We are pleased to introduce the artifacts of the Masonic Home in Utica that are on the online museum. The collection is currently on display at the Library’s branch site at the Utica Masonic Temple, and now they are also accessible to the public online. One of the highlights of the Utica location displays is the collection of trowels from the cornerstone ceremonies of the remarkable buildings within the Masonic Care Community campus.
50 years after the Masonic Home and Asylum Fund was formed, the history of Masonic Home at Utica began when MW John W. Vrooman laid the cornerstone of the first Masonic Home building in 1891. From then, throughout the years, the campus kept expanding and more buildings and facilities were built to accommodate the residents.
Below is the collection of the historic trowels that were used to lay the cornerstones of the buildings at the Masonic Home.
The Masonic Home Building (Old Administration Building)
The trowel of the Old Administration Building, also known as the Masonic Home, was presented to MW John W. Vrooman by the Trustees of the Masonic Hall and Asylum Fund to lay the cornerstone on May 9th 1891. It is beautifully engraved with a picture of the building, along with the names of the Trustees.
The Masonic Home Building was the very first building erected in Utica to be a care facility for aged Masons and deceased Masons’ widows and orphans.
Memorial Building for Children
The trowel of the cornerstone of the Memorial Building for Children was presented to MW John Stewart by the Trustees of Masonic Home and Asylum Fund on June 29th, 1896. The trowel is not only engraved with a picture of the building, but is also decorated with an ornate handle.
The building was built to serve as the care and education facility for the children of the Masonic Home.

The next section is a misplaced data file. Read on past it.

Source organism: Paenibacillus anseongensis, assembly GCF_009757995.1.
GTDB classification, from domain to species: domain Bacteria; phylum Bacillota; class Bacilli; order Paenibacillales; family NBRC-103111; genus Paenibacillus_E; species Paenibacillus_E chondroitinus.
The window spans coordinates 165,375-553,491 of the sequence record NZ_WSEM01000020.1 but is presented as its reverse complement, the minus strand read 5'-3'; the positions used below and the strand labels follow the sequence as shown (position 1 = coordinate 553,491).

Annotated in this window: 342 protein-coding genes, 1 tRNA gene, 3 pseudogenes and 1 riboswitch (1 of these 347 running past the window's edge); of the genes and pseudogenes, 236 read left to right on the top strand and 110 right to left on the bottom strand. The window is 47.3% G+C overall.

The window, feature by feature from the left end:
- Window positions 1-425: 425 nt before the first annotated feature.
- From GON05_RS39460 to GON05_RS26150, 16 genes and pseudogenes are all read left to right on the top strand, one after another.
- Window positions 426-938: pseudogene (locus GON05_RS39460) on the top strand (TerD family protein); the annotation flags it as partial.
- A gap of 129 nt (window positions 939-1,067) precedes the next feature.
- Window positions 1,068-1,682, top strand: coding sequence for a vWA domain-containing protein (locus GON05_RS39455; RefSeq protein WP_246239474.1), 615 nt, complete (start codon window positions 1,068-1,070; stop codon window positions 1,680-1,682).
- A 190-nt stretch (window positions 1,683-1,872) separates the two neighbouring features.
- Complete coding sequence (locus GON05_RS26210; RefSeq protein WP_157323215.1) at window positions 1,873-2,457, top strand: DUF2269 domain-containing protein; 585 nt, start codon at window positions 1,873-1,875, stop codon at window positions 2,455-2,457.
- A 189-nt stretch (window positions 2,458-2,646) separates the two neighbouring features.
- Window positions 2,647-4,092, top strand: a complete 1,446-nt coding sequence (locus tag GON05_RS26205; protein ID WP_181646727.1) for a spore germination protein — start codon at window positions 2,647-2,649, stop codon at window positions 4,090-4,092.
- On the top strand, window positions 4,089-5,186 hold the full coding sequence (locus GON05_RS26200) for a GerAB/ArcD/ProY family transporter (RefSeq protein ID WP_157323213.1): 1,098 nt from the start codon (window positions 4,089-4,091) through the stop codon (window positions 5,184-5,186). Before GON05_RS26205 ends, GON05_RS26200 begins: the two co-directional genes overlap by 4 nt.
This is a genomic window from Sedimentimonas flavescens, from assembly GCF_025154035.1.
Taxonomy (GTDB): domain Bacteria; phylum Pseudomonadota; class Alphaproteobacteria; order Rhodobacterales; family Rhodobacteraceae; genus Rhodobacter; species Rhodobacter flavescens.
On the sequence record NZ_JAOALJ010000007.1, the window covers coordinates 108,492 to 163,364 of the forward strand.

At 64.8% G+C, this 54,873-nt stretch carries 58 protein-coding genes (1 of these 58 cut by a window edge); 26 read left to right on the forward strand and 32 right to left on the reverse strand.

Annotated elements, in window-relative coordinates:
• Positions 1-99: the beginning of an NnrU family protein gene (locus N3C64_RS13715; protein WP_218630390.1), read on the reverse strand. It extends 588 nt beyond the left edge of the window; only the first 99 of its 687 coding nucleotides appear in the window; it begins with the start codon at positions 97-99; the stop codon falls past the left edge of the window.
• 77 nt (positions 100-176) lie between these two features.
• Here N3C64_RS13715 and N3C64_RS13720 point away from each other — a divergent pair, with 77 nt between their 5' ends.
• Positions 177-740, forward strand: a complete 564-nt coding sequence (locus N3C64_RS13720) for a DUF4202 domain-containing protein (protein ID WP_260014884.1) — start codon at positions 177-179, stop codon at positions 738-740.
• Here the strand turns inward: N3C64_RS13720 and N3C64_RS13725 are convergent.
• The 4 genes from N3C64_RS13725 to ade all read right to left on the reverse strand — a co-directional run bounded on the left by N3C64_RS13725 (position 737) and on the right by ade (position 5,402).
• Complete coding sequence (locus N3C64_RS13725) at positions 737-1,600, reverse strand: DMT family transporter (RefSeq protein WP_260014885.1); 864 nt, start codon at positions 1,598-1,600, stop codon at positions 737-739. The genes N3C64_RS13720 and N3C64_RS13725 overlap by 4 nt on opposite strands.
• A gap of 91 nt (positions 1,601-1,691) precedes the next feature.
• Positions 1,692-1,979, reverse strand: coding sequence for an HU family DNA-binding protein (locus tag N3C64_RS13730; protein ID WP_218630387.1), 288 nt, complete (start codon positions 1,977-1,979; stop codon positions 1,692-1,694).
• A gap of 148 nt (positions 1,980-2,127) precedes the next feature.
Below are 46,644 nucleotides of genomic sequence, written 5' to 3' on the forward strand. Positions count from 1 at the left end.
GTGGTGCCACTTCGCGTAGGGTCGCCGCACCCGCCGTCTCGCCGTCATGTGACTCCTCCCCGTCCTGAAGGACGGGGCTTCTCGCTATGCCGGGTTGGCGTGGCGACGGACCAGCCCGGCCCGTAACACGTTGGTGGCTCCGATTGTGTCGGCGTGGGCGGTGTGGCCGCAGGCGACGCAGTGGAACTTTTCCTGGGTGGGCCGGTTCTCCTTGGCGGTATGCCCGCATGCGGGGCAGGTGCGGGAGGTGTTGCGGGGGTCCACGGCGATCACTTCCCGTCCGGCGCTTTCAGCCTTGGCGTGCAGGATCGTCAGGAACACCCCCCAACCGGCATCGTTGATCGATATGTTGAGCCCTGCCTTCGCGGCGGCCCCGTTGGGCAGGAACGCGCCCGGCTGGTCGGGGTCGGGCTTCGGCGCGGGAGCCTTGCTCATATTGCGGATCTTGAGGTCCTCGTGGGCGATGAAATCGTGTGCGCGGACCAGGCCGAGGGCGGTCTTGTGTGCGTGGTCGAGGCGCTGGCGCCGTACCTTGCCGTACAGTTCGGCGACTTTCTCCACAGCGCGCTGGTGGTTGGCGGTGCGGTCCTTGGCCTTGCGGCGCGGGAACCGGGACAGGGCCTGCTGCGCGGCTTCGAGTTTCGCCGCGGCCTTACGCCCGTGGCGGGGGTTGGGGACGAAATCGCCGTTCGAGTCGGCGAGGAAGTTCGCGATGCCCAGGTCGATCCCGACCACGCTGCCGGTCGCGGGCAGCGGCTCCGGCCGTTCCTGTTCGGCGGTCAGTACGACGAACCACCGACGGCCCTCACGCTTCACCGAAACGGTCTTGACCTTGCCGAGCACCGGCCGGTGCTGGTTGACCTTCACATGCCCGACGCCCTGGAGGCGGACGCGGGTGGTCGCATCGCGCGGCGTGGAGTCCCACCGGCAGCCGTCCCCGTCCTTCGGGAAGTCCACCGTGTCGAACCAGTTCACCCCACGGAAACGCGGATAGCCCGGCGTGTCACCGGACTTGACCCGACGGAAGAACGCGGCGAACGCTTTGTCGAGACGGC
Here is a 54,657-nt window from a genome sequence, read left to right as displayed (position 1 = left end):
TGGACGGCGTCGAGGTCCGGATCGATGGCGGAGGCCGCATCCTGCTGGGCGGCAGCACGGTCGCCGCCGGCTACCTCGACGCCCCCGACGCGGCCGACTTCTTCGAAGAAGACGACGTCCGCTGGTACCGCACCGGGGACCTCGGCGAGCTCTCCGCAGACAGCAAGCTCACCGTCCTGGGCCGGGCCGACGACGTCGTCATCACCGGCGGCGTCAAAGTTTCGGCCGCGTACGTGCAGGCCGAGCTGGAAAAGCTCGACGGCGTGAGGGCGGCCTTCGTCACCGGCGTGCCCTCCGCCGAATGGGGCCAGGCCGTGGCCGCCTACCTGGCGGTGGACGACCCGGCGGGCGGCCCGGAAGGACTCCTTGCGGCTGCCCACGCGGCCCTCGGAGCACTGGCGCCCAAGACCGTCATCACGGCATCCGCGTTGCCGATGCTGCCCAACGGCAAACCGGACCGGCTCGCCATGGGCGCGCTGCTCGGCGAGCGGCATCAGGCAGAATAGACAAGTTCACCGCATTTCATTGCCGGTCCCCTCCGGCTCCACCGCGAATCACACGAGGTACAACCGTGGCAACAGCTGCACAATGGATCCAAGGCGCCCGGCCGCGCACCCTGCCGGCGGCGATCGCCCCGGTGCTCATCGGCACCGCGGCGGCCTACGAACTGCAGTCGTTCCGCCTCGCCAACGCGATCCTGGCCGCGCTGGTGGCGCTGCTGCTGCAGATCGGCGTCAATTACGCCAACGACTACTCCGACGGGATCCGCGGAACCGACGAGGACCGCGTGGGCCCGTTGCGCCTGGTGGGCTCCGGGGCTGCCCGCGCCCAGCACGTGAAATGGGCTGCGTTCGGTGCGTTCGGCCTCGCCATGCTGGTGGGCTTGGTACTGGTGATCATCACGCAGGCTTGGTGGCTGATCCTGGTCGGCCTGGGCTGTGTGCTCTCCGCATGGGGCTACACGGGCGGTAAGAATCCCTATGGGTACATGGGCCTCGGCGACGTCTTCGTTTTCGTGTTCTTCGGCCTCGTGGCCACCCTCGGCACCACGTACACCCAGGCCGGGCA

Daniel D. Tompkins Chapel
Named after Daniel D. Tompkins, U.S. Vice President and Governor of New York, the Chapel was built to provide religious services to the residents of the Masonic Home after the Chapel room in the Administration Building had become too small. The cornerstone was laid on April 10th, 1910 by MW Samuel N. Sawyer.
Knights Templar Educational Building
Also known as just the Knights Templar building, it was a gift from the Grand Commandery of New York to the Masonic Hall and Asylum Fund. It was built to be the girl’s dormitory to accommodate the increasing number of residents. The cornerstone was laid by MW John B. Mullan on May 8th, 1915.
Masonic Soldiers’ and Sailors’ Memorial Hospital
The trowel of Soldiers’ and Sailors’ Memorial Hospital was used by WM William S. Farmer to lay the cornerstone of the hospital on September 20, 1919.
The hospital was proposed to provide free healthcare to soldiers and Masonic members in need. The architect was Harry P. Knowles, the same architect who worked on the Grand Lodge of New York Building. The elaborated story of the Soldiers’ and Sailors’ Memorial Hospital and its cornerstone can be read here.
Isaac R. Stewart Memorial Wing
This trowel used to lay the cornerstone of Isaac R. Stewart Wing by MW Harry Ostrov on June 22nd, 1963. The wing is an expansion of the Soldiers’ and Sailors’ Memorial Hospital to accommodate the increasing numbers of the residents. Its cornerstone was recovered in 2021. More of the Isaac R. Stewart Memorial Wing and its cornerstone can be read here.
The New Administration Building
75 Years after the first Masonic Home building in Utica campus was dedicated, it was replaced with the New Administration building to meet the functionality needed for the now populated Utica campus. The cornerstone was laid by MW Clarence J. Henry on June 19th, 1965.